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Tucuman is in the Andean Northwest region of Argentina. It's the smallest province of Argentina and is surrounded by Salta, Catamarca and Santiago del Estero provinces.

CitiesEdit

Map of Tucuman
  • 1 Amaicha del Valle is a traditional northern town and still has Indian population.
  • 2 San Miguel de Tucuman is a city in Northern Argentina.
  • Tafi del Valle the largest tourist town in the Tafí Valley.
  • 3 Tafi Viejo founded by railroad workers.

Other destinationsEdit

'El centro' is literally the center, a 10 by 10 block area of San Miguel that is where the majority of stores and businesses are located. To the west (towards the mountain) you will pass Yerba Buena, which is a more residential area, with high class establishments. The top of the mountain is called San Javier, which features many look out spots, scenic tours, and elegant hotels. Prepare to be cold, as the temperature may drop a lot.

Dique el Cadillal is just north of San Miguel de Tucuman, and is a beautiful lake with many shops and restaurants

UnderstandEdit

  • Tucumán Tourism Office [1]: 54-381-4226052 / 54-381-6093336.

TalkEdit

In Tucuman people speak Spanish with an accent similar to that of other Argentinean provinces (a mix of Italian, Spanish, and Creoles "Gaucho" accents, among others), but with some unique local words.

Get inEdit

As in most of Argentina, travel to and from Tucumán can be done by Bus from almost every city, and even from some cities in Bolivia or Perú. Another choice is travelling by train (twice per week to Buenos Aires stopping in Santiago del Estero and Rosario), or by plane. At Teniente Benjamín Matienzo International Airport, at 9km east from San Miguel de Tucumán, There are 5 daily flights from Buenos Aires with Aerolíneas Argentinas and LAN, one daily flight from Mendoza, one from Rosario and two from Córdoba all of them with Sol Líneas Aéreas. International flights are now suspended, but Aerosur had until 2010 four flights a week to Santa Cruz de la Sierra, in Bolivia, with immediate connections to Madrid and Miami.

Get aroundEdit

Taxi's are fairly cheap and a good bet for foreigners who don't know the public transportation's routes or schedules. That said, the city busses are fairly simple (some 40 routes)and as there are not very many of them, fairly easy to use. City flat fare (routes 1-19) is ARP 2 by Nov 2010, it is higher in the metropolitan area (routes 100-141).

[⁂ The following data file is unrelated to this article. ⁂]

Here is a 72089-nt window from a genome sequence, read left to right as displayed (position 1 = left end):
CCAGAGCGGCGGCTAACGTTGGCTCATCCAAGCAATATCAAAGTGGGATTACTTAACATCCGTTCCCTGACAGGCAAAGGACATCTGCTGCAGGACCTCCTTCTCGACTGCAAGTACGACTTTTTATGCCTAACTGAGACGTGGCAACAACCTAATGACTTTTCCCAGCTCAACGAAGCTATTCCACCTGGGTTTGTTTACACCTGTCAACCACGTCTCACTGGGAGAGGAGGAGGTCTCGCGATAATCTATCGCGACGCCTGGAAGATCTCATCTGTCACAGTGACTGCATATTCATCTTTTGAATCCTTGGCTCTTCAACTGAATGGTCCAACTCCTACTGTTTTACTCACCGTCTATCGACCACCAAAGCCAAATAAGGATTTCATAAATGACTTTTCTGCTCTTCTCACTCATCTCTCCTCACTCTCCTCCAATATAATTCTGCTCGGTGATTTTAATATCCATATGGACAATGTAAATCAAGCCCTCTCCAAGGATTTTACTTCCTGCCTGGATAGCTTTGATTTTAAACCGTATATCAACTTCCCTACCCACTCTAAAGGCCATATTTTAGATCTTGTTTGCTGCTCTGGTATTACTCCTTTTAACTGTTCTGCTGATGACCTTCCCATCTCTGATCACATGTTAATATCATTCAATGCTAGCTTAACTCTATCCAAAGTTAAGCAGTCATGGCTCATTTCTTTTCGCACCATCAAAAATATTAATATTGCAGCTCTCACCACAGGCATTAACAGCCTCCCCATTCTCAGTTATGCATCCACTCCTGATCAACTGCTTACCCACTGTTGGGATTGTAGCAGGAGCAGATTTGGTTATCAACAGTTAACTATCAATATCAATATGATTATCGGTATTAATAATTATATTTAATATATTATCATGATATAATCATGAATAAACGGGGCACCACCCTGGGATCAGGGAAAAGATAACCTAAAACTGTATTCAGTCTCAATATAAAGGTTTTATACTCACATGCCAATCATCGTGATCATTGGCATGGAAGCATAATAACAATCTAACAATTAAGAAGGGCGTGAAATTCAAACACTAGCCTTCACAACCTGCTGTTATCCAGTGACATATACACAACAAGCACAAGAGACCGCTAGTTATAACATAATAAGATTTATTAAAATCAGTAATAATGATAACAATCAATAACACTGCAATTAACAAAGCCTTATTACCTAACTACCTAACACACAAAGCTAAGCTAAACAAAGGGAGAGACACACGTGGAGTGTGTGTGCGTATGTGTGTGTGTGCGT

SeeEdit

The main tourist section is right around the central plaza. Government buildings, old houses and churches abound. Two blocks south on Congreso Street lies the Casa Historica (historic house) where the Argentine independence act was signed. Inside, a small museum has artifacts from the colonial and revolutionary periods. Besides night action, the town itself has roughly speaking no outstanding features worthy a visit. What it is really valuable of Tucumán province is nature. Nicknamed "The Garden of the Republic", it is the ideal spot for those liking hiking, horse riding or mountain climbing. If one has the guts for getting out of the hitted path, coming into the rain forest or the highest peaks it is a must. Regrettably the very locals are quite unconscious about this treasure, so they are not likely to recommend it. If you have a five days available, try "La Ciudacita" the southernmost ruins of the Inca empire; you will never forget it. Guides available.

DoEdit

Tucumán town night life is one of the hottest around the country. As an important university center, the community of young people is huge; from Thursday to sunday´s night, streets are vibrating with action.

EatEdit

  • Plaza de Almas, on the corner of Maipu and Santa Fe is a must see. Located in a trendy cultural center, they serve up great tradional dishes with an experimental flair. Its colonial style architecture strongly reflects old argentinien spanish ancestry. Tilting a jar a beer at a summer night in one of his cool terraces is a must do.

"Managua" is also a venue to take into account by foreign travelers; very hip,picturesque and bohemian like, the inner spirit, magic and flavor of Latin America floats in its atmosphere. Regional spicy or veggie food, young friendly goers and staff. Live music from thursdays on: salsa, bossa nova, tango. San Juan Street 1015

DrinkEdit

Tucuman has no shortage whatsoever of places to drink. Most of the cafes are open until 1 or 2AM and serve beer, wine and spirits. The same goes for the restaurants. As for nightclubs, there are quite a few but most open only on the weekends and only after 12PM.

  • El Reino, 115 Catamarca Street. They play mostly dance hall music.
  • Teatro de la Paz, 150 9 de Julio. A cultural center with various workshops by day, it turns into a bar with live music at night.
  • Pollock: a selected urban tribe meets on Thursday´s night to plunge into the rhythmic pulses of techno, acid house and the like. Undoubtedly a very special venue for those not attracted by the looming anonymity of crowded megastructures. Exclusive. small and cozy as the '70´s night clubs, but absolutely contemporary and avant-garde in its atmosphere. An outdoor garden also combines nice beats, fancy drinking bars and the hottest gals around at spring and summer.The real action starts about 1:30AM San Martin street 2366.

SleepEdit

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This region travel guide to Tucuman is an outline and may need more content. It has a template, but there is not enough information present. If there are Cities and Other destinations listed, they may not all be at usable status or there may not be a valid regional structure and a "Get in" section describing all of the typical ways to get here. Please plunge forward and help it grow!